Manpage of BTS


Section: (1)
Updated: 2002-03-13
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bts - developers' command line interface to the BTS  


bts command [args] [#comment] [.|, command [args] [#comment]] ...  


This is a command line interface to the bug tracking system, intended mainly for use by developers. It lets the BTS be manipulated using simple commands that can be run at the prompt or in a script, does various sanity checks on the input, and constructs and sends a mail to the BTS control address for you.

In general, the command line interface is the same as what you would write in a mail to, just prefixed with ``bts''. For example:

 % bts close 85942
 % bts severity 69042 normal
 % bts merge 69042 43233
 % bts retitle 69042 blah blah

A few additional commands have been added for your convenience, and this program is less strict about what constitutes a valid bug number. For example, ``close Bug#85942'' is understood, as is ``close #85942''.

Also, for your convenience, this program allows you to abbreviate commands to the shortest unique substring (similar to how cvs lets you abbreviate commands). So it understands things like ``bts cl 85942''.

It is also possible to include a comment in the mail sent to the BTS. If your shell does not strip out the comment in a command like ``bts severity 30321 normal #inflated severity'', then this program is smart enough to figure out where the comment is, and include it in the email. Note that most shells do strip out such comments before they get to the program, unless the comment is quoted.

You can specify multiple commands by separating them with a single dot, rather like update-rc.d; a single comma may also be used; all the commands will then be sent in a single mail. For example (quoting where necessary so that bts sees the comment):

 % bts severity 95672 normal , merge 95672 95673 \#they\'re the same!

Please use this program responsibly, and do take our users into consideration.  


For full details about the commands, see the BTS documentation.
show <bug>
Display a particular bug in a web browser. The browser can be configured by setting the BROWSER environment variable. The conventions follow those defined by Eric Raymond at; we here reproduce the relevant part.

The value of BROWSER may consist of a colon-separated series of browser command parts. These should be tried in order until one succeeds. Each command part may optionally contain the string ``%s''; if it does, the URL to be viewed is substituted there. If a command part does not contain %s, the browser is to be launched as if the URL had been supplied as its first argument. The string %% must be substituted as a single %.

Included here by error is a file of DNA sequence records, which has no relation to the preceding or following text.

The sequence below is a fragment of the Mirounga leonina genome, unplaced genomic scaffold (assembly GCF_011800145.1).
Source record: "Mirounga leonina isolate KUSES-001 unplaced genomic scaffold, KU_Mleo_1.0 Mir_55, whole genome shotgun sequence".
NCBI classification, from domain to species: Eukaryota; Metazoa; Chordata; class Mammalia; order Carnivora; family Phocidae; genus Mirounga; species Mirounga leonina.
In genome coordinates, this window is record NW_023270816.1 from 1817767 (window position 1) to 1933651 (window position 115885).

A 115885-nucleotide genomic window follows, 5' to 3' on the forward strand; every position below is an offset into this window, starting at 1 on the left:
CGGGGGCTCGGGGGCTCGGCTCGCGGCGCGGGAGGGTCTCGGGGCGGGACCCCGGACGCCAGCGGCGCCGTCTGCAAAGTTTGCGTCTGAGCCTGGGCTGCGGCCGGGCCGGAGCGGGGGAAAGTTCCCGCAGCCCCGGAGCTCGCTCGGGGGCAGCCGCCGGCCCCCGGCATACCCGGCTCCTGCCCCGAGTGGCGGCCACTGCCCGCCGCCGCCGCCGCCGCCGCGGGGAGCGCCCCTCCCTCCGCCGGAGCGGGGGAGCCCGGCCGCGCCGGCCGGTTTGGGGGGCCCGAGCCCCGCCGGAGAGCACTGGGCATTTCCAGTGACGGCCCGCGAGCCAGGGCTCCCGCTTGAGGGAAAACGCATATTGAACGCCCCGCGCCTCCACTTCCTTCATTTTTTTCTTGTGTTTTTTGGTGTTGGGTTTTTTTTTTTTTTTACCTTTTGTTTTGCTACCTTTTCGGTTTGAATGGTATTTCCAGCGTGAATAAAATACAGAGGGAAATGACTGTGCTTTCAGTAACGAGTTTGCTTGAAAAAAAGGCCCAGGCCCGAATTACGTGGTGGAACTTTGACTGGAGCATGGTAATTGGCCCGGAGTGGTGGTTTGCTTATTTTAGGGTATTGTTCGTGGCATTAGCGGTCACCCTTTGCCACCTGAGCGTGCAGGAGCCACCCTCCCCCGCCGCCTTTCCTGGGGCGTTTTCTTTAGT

Rationale: We need to be able to specify multiple browser commands so programs obeying this convention can do the right thing in either X or console environments, trying X first. Specifying multiple commands may also be useful for people who share files like .profile across multiple systems. We need %s because some popular browsers have remote-invocation syntax that requires it. Unless %% reduces to %, it won't be possible to have a literal %s in the string.

For example, on most Linux systems a good thing to do would be:

BROWSER='mozilla -raise -remote ``openURL(%s,new-window)'':links'

bugs <package>
bugs <maintainer>
Display all of a maintainer or package's bugs, in a web browser. If neither a maintainer email address nor a package is specified, it will display your bugs (if DEBEMAIL is set to the appropriate email address).
close <bug>
Close a bug. Remember that using this to close a bug is often bad manners, sending an informative mail to is much better.
reopen <bug> <submitter>
Reopen a bug, with optional submitter.
retitle <bug> <title>
Change the title of the bug.
reassign <bug> <package>
Reassign a bug to a different package.
merge <bug> <bug> [<bug> ...]
Merge a set of bugs together.
unmerge <bug>
Unmerge a bug.
tag <bug> [+|-|=] tag [tag ..]
tags <bug> [+|-|=] tag [tag ..]
Set or unset a tag on a bug. The tag may be abbreviated to any unique substring. Multiple tags may be specified as well. The two commands (tag and tags) are identical.
severity <bug> <severity>
Change the severity of a bug. The severity may be abbreviated to any unique substring.
forwarded <bug> <email>
Mark the bug as forwarded to the given email address.
notforwarded <bug>
Mark a bug as not forwarded.
Display version and copyright information.
Display a short summary of commands, suspiciously similar to parts of this man page.


If this is set, the From: line in the email will be set to use this email address instead of your normal email address (as would be determined by mail).
If DEBEMAIL is set, DEBFULLNAME is examined to determine the full name to use; if this is not set, bts attempts to determine a name from your passwd entry.
If set, it specifies the browser to use for the 'show' and 'bugs' options. See the description above.


No caching is done of requested data from the BTS, unless the web browser you use is configured to use a proxy.  


This program is Copyright (C) 2001 by Joey Hess <>. It is licensed under the terms of the GPL.




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Time: 09:04:21 GMT, July 15, 2020